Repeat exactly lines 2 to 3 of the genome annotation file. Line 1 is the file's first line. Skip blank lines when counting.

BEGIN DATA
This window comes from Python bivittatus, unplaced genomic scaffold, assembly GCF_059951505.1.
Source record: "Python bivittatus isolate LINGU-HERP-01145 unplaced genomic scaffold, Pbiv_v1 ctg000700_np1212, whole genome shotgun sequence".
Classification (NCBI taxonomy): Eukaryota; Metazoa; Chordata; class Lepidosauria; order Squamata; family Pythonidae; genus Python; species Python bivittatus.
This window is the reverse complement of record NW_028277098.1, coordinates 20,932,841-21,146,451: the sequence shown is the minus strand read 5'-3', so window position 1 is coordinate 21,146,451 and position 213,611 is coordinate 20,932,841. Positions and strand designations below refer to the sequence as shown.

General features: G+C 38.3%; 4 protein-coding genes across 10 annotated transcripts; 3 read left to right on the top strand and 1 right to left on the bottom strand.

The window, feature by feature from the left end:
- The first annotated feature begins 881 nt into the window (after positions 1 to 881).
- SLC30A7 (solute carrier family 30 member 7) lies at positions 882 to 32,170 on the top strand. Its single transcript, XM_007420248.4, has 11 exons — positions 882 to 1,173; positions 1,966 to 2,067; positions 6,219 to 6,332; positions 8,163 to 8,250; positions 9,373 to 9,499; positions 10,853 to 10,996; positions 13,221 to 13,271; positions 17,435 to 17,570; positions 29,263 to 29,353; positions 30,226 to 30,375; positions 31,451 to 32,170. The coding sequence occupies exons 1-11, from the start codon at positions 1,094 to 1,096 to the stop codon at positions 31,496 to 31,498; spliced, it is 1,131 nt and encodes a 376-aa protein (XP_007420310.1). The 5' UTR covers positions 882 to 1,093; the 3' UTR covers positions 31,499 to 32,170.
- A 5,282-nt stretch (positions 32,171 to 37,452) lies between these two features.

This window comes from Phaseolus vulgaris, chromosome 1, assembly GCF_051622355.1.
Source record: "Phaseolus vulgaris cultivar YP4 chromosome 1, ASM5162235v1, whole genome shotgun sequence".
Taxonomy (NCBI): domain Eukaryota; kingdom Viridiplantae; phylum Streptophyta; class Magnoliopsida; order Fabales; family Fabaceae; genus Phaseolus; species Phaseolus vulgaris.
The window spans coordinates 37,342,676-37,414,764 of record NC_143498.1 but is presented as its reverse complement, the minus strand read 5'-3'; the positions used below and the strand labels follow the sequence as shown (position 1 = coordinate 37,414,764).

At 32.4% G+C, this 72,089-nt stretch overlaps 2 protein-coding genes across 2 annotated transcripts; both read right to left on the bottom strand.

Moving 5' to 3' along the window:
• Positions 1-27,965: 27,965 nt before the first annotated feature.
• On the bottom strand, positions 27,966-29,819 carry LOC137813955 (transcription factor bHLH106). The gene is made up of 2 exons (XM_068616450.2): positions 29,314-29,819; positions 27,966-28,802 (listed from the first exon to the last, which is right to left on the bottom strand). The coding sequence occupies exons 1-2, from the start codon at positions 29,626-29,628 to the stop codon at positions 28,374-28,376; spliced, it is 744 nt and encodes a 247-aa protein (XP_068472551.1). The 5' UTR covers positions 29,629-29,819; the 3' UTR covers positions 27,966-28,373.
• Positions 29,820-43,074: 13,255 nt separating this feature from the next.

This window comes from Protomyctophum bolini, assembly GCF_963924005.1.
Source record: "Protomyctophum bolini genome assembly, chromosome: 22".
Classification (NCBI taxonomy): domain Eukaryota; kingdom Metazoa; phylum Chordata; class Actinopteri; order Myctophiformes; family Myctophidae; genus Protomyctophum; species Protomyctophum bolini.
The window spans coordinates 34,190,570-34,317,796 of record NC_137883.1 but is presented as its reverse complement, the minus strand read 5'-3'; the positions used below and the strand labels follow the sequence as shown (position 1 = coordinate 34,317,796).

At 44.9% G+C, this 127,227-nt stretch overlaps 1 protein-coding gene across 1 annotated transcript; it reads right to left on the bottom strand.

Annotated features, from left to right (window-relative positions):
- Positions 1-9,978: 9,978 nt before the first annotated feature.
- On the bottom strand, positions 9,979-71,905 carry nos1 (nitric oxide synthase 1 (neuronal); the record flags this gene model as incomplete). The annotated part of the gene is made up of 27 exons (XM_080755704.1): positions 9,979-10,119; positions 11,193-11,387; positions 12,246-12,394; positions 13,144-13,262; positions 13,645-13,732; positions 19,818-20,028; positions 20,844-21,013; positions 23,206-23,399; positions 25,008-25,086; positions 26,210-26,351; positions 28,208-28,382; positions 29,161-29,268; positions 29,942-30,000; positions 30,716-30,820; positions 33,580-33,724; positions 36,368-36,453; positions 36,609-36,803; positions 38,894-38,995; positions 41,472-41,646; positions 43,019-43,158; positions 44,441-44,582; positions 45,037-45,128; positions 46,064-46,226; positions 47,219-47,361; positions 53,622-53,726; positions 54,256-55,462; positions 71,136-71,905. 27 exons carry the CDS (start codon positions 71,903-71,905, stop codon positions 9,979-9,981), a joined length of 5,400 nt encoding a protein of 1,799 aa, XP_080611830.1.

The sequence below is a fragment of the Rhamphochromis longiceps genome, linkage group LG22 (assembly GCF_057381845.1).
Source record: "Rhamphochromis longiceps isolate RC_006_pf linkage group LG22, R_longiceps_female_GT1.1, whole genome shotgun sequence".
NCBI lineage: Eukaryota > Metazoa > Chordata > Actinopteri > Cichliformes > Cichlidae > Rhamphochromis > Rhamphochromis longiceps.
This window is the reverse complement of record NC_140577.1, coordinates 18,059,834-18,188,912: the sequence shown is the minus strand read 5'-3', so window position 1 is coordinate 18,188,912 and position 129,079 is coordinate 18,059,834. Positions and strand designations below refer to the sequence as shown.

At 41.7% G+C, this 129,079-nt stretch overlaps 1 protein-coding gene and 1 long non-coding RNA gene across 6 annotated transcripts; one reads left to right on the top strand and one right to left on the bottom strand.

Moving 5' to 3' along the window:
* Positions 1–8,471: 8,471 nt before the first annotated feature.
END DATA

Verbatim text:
Source record: "Python bivittatus isolate LINGU-HERP-01145 unplaced genomic scaffold, Pbiv_v1 ctg000700_np1212, whole genome shotgun sequence".
Classification (NCBI taxonomy): Eukaryota; Metazoa; Chordata; class Lepidosauria; order Squamata; family Pythonidae; genus Python; species Python bivittatus.